Born 28 August 1783, son of John Meyrick, of Westminster and Fulham, and Hannah, daughter and co-heiress of Samuel Rush. He was educated at Queen's College, Oxford (B.A. 1804, M.A. and B.C.L. 1810, D.C.L. 1811). He practised for many years as an advocate in the ecclesiastical and admiralty courts, living during this time in London, where he accumulated a magnificent collection of armour, a subject on which he was consulted by the authorities of the Tower of London and by king George IV — for details see the article in D.N.B. He married, 3 October 1803, Mary, daughter and co-heiress of James Parry, Llwyn Hywel, Cardiganshire. In 1809 (and 1810) was published, in quarto, his History and Antiquities of the County of Cardigan, which was considered then — and many such county histories were being produced about that time — a creditable work; a new edition appeared in 1907. He collaborated with Charles Hamilton Smith in the production of Costume of the Original Inhabitants of the British Islands (London, 1815), a folio work containing twenty-four coloured plates.
Having failed to purchase the ruins of Goodrich castle, near Ross-on-Wye, Meyrick bought the hill opposite and built upon it a mansion which he called Goodrich Court and in which he had rooms specially constructed to accommodate and arrange his collection of armour. His work on arms and armour had been published in three quarto volumes in 1824 — A Critical Inquiry into Antient Armour as it existed in Europe, particularly in England, from the Norman Conquest to the Reign of King Charles II; a second edition was published twenty years later. A work containing Engraved Illustrations of Antient Arms and Armour, from the Collection at Goodrich Court was published in 1830 (2nd ed. 1854). He contributed to Archaeologia, The Gentleman's Magazine, The Cambrian Quarterly Magazine, Archaeologia Cambrensis (e.g. I, ii, I, iii), etc. His last important work was Heraldic Visitations of Wales and Part of the Marches between the years 1586 and 1613, under the authority of Clarencieux and Norroy, two Kings at Arms, by Lewys Dwnn, Deputy Herald at Arms … transcribed … and edited … by Sir Samuel Rush Meyrick. … Published for the Welsh MSS. Society (Llandovery, 1846). This work, which is in two large quarto volumes, is dedicated to the ‘Society for the Publication of Antient Welsh Manuscripts,’ and remains an indispensable work of reference. It contains numerous footnotes by W. W. E. Wynne of Peniarth, Meironnydd.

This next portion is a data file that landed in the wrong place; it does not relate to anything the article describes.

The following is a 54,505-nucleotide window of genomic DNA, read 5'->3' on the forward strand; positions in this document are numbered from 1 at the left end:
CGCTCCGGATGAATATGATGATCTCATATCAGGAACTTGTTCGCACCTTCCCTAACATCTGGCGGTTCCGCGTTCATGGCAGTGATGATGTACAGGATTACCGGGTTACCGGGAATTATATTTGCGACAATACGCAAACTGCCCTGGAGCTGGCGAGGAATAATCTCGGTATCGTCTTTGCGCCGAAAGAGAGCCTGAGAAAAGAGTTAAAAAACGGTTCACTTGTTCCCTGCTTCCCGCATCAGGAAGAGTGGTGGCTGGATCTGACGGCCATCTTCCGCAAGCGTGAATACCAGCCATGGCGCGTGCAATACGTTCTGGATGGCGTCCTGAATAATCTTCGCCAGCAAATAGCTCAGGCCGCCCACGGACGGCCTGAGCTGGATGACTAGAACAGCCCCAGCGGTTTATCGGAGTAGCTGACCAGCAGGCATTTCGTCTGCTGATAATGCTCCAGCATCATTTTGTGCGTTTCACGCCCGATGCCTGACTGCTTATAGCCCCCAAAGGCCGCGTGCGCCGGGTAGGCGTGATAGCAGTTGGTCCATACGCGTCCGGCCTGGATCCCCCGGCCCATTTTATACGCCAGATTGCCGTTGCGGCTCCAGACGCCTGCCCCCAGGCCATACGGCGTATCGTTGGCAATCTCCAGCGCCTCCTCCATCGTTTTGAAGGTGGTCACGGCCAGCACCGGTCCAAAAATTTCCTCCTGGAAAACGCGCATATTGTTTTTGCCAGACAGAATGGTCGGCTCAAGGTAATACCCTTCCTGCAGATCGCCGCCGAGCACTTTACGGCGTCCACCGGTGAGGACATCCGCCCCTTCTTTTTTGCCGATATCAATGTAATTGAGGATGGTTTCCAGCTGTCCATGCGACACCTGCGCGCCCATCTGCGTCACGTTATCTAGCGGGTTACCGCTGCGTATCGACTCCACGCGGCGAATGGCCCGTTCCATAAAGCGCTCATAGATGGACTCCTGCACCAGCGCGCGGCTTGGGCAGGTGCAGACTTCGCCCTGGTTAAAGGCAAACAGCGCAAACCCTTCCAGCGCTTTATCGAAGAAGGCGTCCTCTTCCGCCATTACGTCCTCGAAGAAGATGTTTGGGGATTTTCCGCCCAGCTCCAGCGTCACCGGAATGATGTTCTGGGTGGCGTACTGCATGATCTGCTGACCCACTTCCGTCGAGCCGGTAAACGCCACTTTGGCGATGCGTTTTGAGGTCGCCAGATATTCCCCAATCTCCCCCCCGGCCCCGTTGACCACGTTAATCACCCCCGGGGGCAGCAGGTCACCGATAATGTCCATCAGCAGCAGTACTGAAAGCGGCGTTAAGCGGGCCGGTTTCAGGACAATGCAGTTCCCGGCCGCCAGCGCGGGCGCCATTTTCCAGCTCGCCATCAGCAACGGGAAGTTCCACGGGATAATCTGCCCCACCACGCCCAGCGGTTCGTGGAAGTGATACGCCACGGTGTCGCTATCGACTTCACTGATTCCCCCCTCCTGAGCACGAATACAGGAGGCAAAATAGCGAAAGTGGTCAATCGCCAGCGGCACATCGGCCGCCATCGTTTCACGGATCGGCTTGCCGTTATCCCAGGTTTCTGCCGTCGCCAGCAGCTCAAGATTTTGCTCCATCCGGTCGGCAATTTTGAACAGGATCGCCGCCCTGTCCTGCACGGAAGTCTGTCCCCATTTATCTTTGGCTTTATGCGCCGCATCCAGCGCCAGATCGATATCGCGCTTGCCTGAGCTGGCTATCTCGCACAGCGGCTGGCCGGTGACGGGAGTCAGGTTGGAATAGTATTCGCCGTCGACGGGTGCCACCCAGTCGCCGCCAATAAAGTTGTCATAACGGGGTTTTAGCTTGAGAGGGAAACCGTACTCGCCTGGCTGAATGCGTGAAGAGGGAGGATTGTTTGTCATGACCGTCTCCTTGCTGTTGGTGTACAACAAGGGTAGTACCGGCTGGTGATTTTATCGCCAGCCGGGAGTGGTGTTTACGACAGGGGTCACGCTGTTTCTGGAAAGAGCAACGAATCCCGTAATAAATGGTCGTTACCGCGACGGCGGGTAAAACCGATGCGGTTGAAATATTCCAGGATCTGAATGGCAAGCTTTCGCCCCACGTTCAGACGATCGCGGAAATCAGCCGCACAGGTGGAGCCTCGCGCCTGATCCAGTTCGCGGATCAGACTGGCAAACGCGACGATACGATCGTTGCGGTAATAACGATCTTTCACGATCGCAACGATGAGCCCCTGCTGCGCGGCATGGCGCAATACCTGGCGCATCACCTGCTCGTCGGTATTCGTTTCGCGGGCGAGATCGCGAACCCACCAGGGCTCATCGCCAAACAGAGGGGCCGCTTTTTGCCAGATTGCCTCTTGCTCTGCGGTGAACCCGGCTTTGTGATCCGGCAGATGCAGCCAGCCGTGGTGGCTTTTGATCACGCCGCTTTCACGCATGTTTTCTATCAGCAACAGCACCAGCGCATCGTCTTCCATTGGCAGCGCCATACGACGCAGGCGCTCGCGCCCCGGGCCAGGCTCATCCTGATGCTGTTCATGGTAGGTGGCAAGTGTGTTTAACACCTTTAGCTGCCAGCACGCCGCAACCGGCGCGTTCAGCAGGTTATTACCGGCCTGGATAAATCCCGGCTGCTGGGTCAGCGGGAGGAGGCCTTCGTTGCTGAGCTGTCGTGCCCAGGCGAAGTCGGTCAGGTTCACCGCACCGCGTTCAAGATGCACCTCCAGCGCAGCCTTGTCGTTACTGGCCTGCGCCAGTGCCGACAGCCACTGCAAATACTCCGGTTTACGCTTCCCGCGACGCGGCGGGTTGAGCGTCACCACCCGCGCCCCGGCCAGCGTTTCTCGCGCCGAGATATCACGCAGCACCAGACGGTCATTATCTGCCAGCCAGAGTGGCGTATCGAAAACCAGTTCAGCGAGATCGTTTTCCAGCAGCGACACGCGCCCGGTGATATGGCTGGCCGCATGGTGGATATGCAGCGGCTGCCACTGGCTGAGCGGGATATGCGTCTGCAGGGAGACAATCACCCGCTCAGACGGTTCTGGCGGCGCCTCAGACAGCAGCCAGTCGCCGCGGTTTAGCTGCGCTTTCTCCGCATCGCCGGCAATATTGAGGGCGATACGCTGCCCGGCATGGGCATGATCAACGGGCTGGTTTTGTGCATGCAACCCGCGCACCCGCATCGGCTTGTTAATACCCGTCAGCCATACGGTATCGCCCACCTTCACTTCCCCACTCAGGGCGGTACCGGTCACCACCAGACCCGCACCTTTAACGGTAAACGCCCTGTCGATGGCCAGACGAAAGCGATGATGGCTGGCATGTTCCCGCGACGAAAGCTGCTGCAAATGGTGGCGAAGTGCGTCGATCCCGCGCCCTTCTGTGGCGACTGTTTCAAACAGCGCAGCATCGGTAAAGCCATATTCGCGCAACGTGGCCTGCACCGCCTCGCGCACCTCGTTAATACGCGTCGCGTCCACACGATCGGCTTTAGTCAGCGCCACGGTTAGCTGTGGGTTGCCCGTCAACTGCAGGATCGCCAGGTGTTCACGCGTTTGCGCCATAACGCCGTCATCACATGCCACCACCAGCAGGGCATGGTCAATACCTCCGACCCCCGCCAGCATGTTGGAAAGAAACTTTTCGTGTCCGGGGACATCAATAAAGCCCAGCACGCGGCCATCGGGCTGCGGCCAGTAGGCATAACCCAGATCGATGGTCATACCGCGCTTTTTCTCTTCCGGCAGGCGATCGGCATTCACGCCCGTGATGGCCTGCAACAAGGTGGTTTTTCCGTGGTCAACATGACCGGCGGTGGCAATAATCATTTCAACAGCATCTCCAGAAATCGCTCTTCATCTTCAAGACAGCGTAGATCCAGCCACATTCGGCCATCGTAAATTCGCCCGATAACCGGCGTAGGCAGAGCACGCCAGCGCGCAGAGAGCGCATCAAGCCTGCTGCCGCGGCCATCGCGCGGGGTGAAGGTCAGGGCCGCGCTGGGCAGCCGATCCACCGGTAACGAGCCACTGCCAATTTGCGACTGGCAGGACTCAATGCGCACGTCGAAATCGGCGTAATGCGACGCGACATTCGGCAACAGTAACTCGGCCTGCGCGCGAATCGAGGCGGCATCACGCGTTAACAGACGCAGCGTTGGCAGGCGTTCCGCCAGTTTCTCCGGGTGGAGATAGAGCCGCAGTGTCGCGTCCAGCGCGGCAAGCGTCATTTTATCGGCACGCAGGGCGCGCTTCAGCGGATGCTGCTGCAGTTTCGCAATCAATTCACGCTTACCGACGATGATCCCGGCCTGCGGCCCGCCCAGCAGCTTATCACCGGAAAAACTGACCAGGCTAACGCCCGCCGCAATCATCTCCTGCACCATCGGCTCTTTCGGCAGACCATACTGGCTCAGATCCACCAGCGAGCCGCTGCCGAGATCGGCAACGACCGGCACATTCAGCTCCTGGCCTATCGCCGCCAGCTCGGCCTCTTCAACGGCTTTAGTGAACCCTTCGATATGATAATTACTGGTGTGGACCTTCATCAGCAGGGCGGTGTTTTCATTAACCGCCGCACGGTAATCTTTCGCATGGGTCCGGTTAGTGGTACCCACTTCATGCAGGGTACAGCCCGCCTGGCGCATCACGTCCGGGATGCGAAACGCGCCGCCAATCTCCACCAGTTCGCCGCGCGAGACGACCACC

‘Llewelyn, an Historic Play in Five Acts,’ by and in the autograph of Meyrick, is preserved in N.L.W. MS. 1233; there are letters from him in N.L.W. MSS. 1595, 1657, 1807, and 1892, whilst N.L.W. MSS.5386-7 contain his ‘Collectanea de rebus celticis’; see also N.L.W. MSS. 1502, 1503, 1636, and 1637.
Meyrick, who had been knighted on 22 February 1832, died at Goodrich Court on 2 April 1848.
Published date: 1959
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